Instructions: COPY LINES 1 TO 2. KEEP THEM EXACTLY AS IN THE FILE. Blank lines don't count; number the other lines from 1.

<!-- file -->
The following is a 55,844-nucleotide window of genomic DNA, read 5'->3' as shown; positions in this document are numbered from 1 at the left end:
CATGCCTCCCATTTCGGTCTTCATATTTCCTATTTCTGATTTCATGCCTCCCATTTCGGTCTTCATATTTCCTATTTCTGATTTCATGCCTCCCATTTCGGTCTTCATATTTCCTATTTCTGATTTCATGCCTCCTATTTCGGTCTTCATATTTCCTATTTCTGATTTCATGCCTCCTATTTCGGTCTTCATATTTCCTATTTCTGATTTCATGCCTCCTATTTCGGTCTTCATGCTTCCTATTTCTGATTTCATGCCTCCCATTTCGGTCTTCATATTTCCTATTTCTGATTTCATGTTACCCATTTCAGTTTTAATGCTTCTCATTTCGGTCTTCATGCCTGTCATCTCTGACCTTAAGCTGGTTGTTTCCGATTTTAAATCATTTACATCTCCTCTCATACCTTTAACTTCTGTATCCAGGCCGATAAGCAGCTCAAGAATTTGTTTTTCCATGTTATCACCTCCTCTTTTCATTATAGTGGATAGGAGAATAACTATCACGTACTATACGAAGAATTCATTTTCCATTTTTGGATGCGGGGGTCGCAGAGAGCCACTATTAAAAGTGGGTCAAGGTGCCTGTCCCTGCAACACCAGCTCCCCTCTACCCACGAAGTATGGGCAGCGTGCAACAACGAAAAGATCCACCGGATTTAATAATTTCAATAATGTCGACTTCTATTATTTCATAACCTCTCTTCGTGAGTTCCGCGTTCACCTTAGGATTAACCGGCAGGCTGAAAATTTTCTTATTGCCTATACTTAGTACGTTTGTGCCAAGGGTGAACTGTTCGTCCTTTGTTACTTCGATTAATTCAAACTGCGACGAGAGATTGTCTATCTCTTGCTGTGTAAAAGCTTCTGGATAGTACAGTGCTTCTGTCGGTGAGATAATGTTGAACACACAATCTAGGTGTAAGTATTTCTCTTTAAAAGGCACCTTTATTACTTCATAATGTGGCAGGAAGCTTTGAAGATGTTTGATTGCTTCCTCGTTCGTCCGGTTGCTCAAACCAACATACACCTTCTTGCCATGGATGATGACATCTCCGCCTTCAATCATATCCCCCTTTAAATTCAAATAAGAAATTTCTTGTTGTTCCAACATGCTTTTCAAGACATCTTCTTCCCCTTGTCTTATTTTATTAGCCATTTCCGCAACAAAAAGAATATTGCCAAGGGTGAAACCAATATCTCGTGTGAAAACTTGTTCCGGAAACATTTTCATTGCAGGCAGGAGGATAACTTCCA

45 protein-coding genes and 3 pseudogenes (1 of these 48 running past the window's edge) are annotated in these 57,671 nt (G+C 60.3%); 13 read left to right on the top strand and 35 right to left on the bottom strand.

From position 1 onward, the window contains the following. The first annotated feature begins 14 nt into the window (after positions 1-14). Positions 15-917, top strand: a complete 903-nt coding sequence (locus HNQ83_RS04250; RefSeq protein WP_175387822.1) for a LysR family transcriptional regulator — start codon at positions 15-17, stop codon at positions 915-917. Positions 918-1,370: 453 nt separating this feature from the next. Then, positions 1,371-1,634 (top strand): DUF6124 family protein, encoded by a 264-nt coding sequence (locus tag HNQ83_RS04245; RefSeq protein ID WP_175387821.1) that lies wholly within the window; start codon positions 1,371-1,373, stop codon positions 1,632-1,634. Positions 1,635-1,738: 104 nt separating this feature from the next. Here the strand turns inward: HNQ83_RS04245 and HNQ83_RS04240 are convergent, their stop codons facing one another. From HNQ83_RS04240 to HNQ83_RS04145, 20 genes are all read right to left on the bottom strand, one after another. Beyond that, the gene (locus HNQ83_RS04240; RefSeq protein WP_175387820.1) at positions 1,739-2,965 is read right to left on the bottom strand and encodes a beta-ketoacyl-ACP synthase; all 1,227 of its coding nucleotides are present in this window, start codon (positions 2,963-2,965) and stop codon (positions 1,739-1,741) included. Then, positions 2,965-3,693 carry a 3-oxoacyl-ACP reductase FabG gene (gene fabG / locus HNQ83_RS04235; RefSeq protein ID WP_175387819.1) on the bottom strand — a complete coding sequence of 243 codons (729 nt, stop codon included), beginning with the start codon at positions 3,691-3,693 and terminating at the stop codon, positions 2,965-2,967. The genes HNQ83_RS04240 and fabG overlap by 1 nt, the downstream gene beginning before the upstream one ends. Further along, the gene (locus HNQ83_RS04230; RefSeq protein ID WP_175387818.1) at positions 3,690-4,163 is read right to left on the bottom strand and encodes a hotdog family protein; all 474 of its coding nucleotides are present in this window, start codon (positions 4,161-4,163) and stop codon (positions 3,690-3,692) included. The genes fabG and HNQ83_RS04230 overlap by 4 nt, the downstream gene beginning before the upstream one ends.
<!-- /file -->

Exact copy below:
The following is a 55,844-nucleotide window of genomic DNA, read 5'->3' as shown; positions in this document are numbered from 1 at the left end:
CATGCCTCCCATTTCGGTCTTCATATTTCCTATTTCTGATTTCATGCCTCCCATTTCGGTCTTCATATTTCCTATTTCTGATTTCATGCCTCCCATTTCGGTCTTCATATTTCCTATTTCTGATTTCATGCCTCCTATTTCGGTCTTCATATTTCCTATTTCTGATTTCATGCCTCCTATTTCGGTCTTCATATTTCCTATTTCTGATTTCATGCCTCCTATTTCGGTCTTCATGCTTCCTATTTCTGATTTCATGCCTCCCATTTCGGTCTTCATATTTCCTATTTCTGATTTCATGTTACCCATTTCAGTTTTAATGCTTCTCATTTCGGTCTTCATGCCTGTCATCTCTGACCTTAAGCTGGTTGTTTCCGATTTTAAATCATTTACATCTCCTCTCATACCTTTAACTTCTGTATCCAGGCCGATAAGCAGCTCAAGAATTTGTTTTTCCATGTTATCACCTCCTCTTTTCATTATAGTGGATAGGAGAATAACTATCACGTACTATACGAAGAATTCATTTTCCATTTTTGGATGCGGGGGTCGCAGAGAGCCACTATTAAAAGTGGGTCAAGGTGCCTGTCCCTGCAACACCAGCTCCCCTCTACCCACGAAGTATGGGCAGCGTGCAACAACGAAAAGATCCACCGGATTTAATAATTTCAATAATGTCGACTTCTATTATTTCATAACCTCTCTTCGTGAGTTCCGCGTTCACCTTAGGATTAACCGGCAGGCTGAAAATTTTCTTATTGCCTATACTTAGTACGTTTGTGCCAAGGGTGAACTGTTCGTCCTTTGTTACTTCGATTAATTCAAACTGCGACGAGAGATTGTCTATCTCTTGCTGTGTAAAAGCTTCTGGATAGTACAGTGCTTCTGTCGGTGAGATAATGTTGAACACACAATCTAGGTGTAAGTATTTCTCTTTAAAAGGCACCTTTATTACTTCATAATGTGGCAGGAAGCTTTGAAGATGTTTGATTGCTTCCTCGTTCGTCCGGTTGCTCAAACCAACATACACCTTCTTGCCATGGATGATGACATCTCCGCCTTCAATCATATCCCCCTTTAAATTCAAATAAGAAATTTCTTGTTGTTCCAACATGCTTTTCAAGACATCTTCTTCCCCTTGTCTTATTTTATTAGCCATTTCCGCAACAAAAAGAATATTGCCAAGGGTGAAACCAATATCTCGTGTGAAAACTTGTTCCGGAAACATTTTCATTGCAGGCAGGAGGATAACTTCCA